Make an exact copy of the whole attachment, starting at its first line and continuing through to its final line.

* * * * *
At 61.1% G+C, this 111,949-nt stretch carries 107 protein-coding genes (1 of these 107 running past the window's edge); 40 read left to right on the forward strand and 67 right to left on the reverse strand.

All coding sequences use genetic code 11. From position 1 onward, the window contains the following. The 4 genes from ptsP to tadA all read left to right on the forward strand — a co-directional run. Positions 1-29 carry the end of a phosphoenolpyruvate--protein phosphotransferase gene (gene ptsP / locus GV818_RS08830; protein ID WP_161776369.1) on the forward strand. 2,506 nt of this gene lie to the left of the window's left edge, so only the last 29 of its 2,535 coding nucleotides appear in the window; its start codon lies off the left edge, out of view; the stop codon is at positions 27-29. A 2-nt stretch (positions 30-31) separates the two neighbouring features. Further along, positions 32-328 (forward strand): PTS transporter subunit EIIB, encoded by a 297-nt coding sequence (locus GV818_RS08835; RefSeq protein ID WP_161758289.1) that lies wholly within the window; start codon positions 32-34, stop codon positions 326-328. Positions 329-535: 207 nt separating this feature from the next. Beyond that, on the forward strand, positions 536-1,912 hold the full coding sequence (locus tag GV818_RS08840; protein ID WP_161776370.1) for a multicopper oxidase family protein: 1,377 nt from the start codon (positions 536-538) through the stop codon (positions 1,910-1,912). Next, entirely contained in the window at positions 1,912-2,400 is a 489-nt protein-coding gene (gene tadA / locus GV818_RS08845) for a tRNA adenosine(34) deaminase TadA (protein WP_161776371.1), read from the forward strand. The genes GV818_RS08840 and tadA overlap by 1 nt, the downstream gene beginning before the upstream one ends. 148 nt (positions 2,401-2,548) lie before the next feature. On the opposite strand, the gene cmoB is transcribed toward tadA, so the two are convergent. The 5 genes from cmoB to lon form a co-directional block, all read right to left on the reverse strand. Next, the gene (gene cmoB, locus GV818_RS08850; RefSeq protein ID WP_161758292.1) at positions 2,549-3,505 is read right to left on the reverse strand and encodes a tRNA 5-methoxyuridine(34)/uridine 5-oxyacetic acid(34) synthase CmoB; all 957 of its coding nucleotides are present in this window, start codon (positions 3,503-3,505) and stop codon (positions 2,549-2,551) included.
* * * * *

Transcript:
At 61.1% G+C, this 111,949-nt stretch carries 107 protein-coding genes (1 of these 107 running past the window's edge); 40 read left to right on the forward strand and 67 right to left on the reverse strand.

All coding sequences use genetic code 11. From position 1 onward, the window contains the following. The 4 genes from ptsP to tadA all read left to right on the forward strand — a co-directional run. Positions 1-29 carry the end of a phosphoenolpyruvate--protein phosphotransferase gene (gene ptsP / locus GV818_RS08830; protein ID WP_161776369.1) on the forward strand. 2,506 nt of this gene lie to the left of the window's left edge, so only the last 29 of its 2,535 coding nucleotides appear in the window; its start codon lies off the left edge, out of view; the stop codon is at positions 27-29. A 2-nt stretch (positions 30-31) separates the two neighbouring features. Further along, positions 32-328 (forward strand): PTS transporter subunit EIIB, encoded by a 297-nt coding sequence (locus GV818_RS08835; RefSeq protein ID WP_161758289.1) that lies wholly within the window; start codon positions 32-34, stop codon positions 326-328. Positions 329-535: 207 nt separating this feature from the next. Beyond that, on the forward strand, positions 536-1,912 hold the full coding sequence (locus tag GV818_RS08840; protein ID WP_161776370.1) for a multicopper oxidase family protein: 1,377 nt from the start codon (positions 536-538) through the stop codon (positions 1,910-1,912). Next, entirely contained in the window at positions 1,912-2,400 is a 489-nt protein-coding gene (gene tadA / locus GV818_RS08845) for a tRNA adenosine(34) deaminase TadA (protein WP_161776371.1), read from the forward strand. The genes GV818_RS08840 and tadA overlap by 1 nt, the downstream gene beginning before the upstream one ends. 148 nt (positions 2,401-2,548) lie before the next feature. On the opposite strand, the gene cmoB is transcribed toward tadA, so the two are convergent. The 5 genes from cmoB to lon form a co-directional block, all read right to left on the reverse strand. Next, the gene (gene cmoB, locus GV818_RS08850; RefSeq protein ID WP_161758292.1) at positions 2,549-3,505 is read right to left on the reverse strand and encodes a tRNA 5-methoxyuridine(34)/uridine 5-oxyacetic acid(34) synthase CmoB; all 957 of its coding nucleotides are present in this window, start codon (positions 3,503-3,505) and stop codon (positions 2,549-2,551) included.